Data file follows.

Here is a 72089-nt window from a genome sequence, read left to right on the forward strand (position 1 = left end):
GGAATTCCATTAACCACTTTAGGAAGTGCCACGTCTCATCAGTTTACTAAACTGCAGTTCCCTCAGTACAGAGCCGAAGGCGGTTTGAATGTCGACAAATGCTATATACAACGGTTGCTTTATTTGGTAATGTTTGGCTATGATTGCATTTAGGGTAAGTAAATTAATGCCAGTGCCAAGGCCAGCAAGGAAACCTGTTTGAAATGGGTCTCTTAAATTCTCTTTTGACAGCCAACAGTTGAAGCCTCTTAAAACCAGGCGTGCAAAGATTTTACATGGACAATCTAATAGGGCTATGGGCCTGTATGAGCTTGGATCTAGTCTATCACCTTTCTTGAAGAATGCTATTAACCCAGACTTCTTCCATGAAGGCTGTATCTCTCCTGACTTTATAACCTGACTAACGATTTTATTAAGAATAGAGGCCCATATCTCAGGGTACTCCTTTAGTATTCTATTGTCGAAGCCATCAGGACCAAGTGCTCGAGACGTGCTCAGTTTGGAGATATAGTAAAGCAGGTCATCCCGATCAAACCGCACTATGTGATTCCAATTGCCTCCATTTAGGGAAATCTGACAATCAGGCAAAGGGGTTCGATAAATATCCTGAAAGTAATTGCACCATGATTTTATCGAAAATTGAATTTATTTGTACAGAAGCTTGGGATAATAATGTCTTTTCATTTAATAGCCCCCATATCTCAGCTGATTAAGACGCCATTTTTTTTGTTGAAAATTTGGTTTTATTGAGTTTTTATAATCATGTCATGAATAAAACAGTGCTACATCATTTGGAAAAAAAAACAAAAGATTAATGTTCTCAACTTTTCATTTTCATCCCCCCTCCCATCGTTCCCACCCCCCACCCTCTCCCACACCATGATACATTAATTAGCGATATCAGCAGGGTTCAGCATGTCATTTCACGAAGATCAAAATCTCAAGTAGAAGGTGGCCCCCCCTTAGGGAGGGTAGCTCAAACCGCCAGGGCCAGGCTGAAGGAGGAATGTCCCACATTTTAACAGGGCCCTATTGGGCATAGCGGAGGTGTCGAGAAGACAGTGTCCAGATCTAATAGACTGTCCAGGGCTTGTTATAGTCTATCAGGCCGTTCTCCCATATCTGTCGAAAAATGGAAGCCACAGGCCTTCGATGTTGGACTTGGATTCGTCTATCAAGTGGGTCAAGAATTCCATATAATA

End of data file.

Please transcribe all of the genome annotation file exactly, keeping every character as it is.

Here is a 72089-nt window from a genome sequence, read left to right on the forward strand (position 1 = left end):
GGAATTCCATTAACCACTTTAGGAAGTGCCACGTCTCATCAGTTTACTAAACTGCAGTTCCCTCAGTACAGAGCCGAAGGCGGTTTGAATGTCGACAAATGCTATATACAACGGTTGCTTTATTTGGTAATGTTTGGCTATGATTGCATTTAGGGTAAGTAAATTAATGCCAGTGCCAAGGCCAGCAAGGAAACCTGTTTGAAATGGGTCTCTTAAATTCTCTTTTGACAGCCAACAGTTGAAGCCTCTTAAAACCAGGCGTGCAAAGATTTTACATGGACAATCTAATAGGGCTATGGGCCTGTATGAGCTTGGATCTAGTCTATCACCTTTCTTGAAGAATGCTATTAACCCAGACTTCTTCCATGAAGGCTGTATCTCTCCTGACTTTATAACCTGACTAACGATTTTATTAAGAATAGAGGCCCATATCTCAGGGTACTCCTTTAGTATTCTATTGTCGAAGCCATCAGGACCAAGTGCTCGAGACGTGCTCAGTTTGGAGATATAGTAAAGCAGGTCATCCCGATCAAACCGCACTATGTGATTCCAATTGCCTCCATTTAGGGAAATCTGACAATCAGGCAAAGGGGTTCGATAAATATCCTGAAAGTAATTGCACCATGATTTTATCGAAAATTGAATTTATTTGTACAGAAGCTTGGGATAATAATGTCTTTTCATTTAATAGCCCCCATATCTCAGCTGATTAAGACGCCATTTTTTTTGTTGAAAATTTGGTTTTATTGAGTTTTTATAATCATGTCATGAATAAAACAGTGCTACATCATTTGGAAAAAAAAACAAAAGATTAATGTTCTCAACTTTTCATTTTCATCCCCCCTCCCATCGTTCCCACCCCCCACCCTCTCCCACACCATGATACATTAATTAGCGATATCAGCAGGGTTCAGCATGTCATTTCACGAAGATCAAAATCTCAAGTAGAAGGTGGCCCCCCCTTAGGGAGGGTAGCTCAAACCGCCAGGGCCAGGCTGAAGGAGGAATGTCCCACATTTTAACAGGGCCCTATTGGGCATAGCGGAGGTGTCGAGAAGACAGTGTCCAGATCTAATAGACTGTCCAGGGCTTGTTATAGTCTATCAGGCCGTTCTCCCATATCTGTCGAAAAATGGAAGCCACAGGCCTTCGATGTTGGACTTGGATTCGTCTATCAAGTGGGTCAAGAATTCCATATAATA